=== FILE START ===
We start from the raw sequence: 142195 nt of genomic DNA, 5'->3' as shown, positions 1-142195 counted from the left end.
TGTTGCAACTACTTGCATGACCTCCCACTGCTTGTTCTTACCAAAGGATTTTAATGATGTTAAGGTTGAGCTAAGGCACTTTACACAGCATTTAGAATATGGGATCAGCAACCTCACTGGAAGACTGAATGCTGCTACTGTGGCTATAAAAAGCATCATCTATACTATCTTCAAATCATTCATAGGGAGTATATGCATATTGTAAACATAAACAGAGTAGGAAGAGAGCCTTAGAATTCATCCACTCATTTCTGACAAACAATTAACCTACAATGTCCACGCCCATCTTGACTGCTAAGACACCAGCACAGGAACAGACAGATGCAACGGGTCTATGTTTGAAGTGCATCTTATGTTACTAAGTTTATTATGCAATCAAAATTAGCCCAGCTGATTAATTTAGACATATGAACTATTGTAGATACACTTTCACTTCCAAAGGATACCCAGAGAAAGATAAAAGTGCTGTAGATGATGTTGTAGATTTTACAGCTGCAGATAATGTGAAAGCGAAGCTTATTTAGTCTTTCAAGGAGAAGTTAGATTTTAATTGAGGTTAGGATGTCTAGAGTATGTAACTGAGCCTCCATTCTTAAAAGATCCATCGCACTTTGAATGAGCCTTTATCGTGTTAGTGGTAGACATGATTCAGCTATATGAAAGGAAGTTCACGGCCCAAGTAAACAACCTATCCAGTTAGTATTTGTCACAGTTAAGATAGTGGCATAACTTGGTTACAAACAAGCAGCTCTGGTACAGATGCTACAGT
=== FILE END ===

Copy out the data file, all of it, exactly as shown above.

We start from the raw sequence: 142195 nt of genomic DNA, 5'->3' as shown, positions 1-142195 counted from the left end.
TGTTGCAACTACTTGCATGACCTCCCACTGCTTGTTCTTACCAAAGGATTTTAATGATGTTAAGGTTGAGCTAAGGCACTTTACACAGCATTTAGAATATGGGATCAGCAACCTCACTGGAAGACTGAATGCTGCTACTGTGGCTATAAAAAGCATCATCTATACTATCTTCAAATCATTCATAGGGAGTATATGCATATTGTAAACATAAACAGAGTAGGAAGAGAGCCTTAGAATTCATCCACTCATTTCTGACAAACAATTAACCTACAATGTCCACGCCCATCTTGACTGCTAAGACACCAGCACAGGAACAGACAGATGCAACGGGTCTATGTTTGAAGTGCATCTTATGTTACTAAGTTTATTATGCAATCAAAATTAGCCCAGCTGATTAATTTAGACATATGAACTATTGTAGATACACTTTCACTTCCAAAGGATACCCAGAGAAAGATAAAAGTGCTGTAGATGATGTTGTAGATTTTACAGCTGCAGATAATGTGAAAGCGAAGCTTATTTAGTCTTTCAAGGAGAAGTTAGATTTTAATTGAGGTTAGGATGTCTAGAGTATGTAACTGAGCCTCCATTCTTAAAAGATCCATCGCACTTTGAATGAGCCTTTATCGTGTTAGTGGTAGACATGATTCAGCTATATGAAAGGAAGTTCACGGCCCAAGTAAACAACCTATCCAGTTAGTATTTGTCACAGTTAAGATAGTGGCATAACTTGGTTACAAACAAGCAGCTCTGGTACAGATGCTACAGT